Hamlet is a complicated character, driven mainly by inner conflicts. His intense emotions and moral dilemmas affect the plot and everyone’s lives. Throughout the play, he seeks revenge for his murdered father while reflecting upon the ideas of life and death. He tries to reconcile with his fate. What makes Hamlet’s personality complex and multifaceted is the chaos of his own emotions. The gravity of decisions he has to make adds to his complexity.
Hamlet is one of the most conflicted yet magnetic figures of Shakespearean tragedy. He is indeed widely connected with grief, madness, existential questions, and darker subjects.
The somber tone of the story is already revealed in the First Act of the play. The Ghost of Hamlet’s deceased father appears to the guards and Hamlet’s friend Horatio. He later decides to tell of this incident to the Prince. The Ghost then comes to Hamlet himself, claiming that Claudius, King’s brother, has murdered him. The killer took over Denmark’s throne and re-married the Prince’s recently widowed mother. Gripped by anger and sorrow, Hamlet swears to avenge his father’s death.
Haste me to know’t, that I, with wings as swift
As meditation or the thoughts of love,
May sweep to my revenge.
(Act I, Scene 5)
The story is filled with grand twists, fatal mistakes, and tragic deaths. Hamlet caused most of them himself. The young man has to battle many doubts, at times questioning his judgment. He is unsure whether the Ghost of his father told the truth about Claudius being the murderer. Ultimately, Hamlet decides to feign madness while searching for answers and plotting revenge.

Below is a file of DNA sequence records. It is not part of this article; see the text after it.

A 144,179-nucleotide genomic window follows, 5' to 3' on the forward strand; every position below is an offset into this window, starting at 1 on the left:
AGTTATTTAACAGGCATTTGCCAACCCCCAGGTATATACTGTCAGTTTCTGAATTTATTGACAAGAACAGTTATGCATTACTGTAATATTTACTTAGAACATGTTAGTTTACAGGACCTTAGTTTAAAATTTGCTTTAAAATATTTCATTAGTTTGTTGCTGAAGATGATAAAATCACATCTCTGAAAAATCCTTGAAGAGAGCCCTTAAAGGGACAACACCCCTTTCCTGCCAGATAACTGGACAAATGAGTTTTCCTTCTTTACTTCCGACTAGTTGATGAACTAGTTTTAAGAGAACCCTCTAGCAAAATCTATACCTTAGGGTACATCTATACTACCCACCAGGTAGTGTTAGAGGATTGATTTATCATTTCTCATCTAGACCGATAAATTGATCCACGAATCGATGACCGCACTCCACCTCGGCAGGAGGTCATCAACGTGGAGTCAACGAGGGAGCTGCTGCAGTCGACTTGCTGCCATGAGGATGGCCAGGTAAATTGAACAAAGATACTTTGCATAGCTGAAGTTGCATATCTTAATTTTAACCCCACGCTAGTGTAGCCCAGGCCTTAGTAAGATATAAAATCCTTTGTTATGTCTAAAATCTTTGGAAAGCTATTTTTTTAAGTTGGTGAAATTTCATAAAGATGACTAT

As the storyline unfolds, the Prince’s behavior becomes more and more erratic. His fictive insanity grows increasingly to turn into a real one. It affects other characters as well. Being rejected by his love interest, Ophelia, he kills her father, Polonius, by mistake. The woman goes mad and drowns herself in the river. In the Fifth Act, a duel occurs between Hamlet and Laertes (Ophelia’s brother). It results in a sequence of tragic deaths of all characters except for Horatio.
Grief, anger, and almost complete lack of trust ultimately drive Hamlet’s actions. He is unable to make explicit judgments and succumbs to the impulse of his emotions. This conflict, so deeply rooted in him, is what is called a tragic flaw.
Hamlet is, nonetheless, a shrewd and thoughtful observer. He never ceases to reflect on broader questions, as well as on the frailty of his own life. Upon concluding that he can never be content and satisfied, he contemplates the idea of suicide. Then he rejects it, as the unknown that comes after death is what frightens him the most.
The Prince alienates himself from Danish society and the court. He denies the possibility of love and trust. The aftermath of King’s death affected him too profoundly. He loathes Claudius, his mother, and his traitorous friends (except for Horatio).
After all, Hamlet’s battle is between humility and revenge. Melancholy and ruthless anger, impulsiveness and inaction go hand-to-hand in his mind. That is why his actions and emotions are varied and erratic. This inner complexity is arguably the primary feature of the play. This is the point that ultimately defines Hamlet’s unfortunate fate.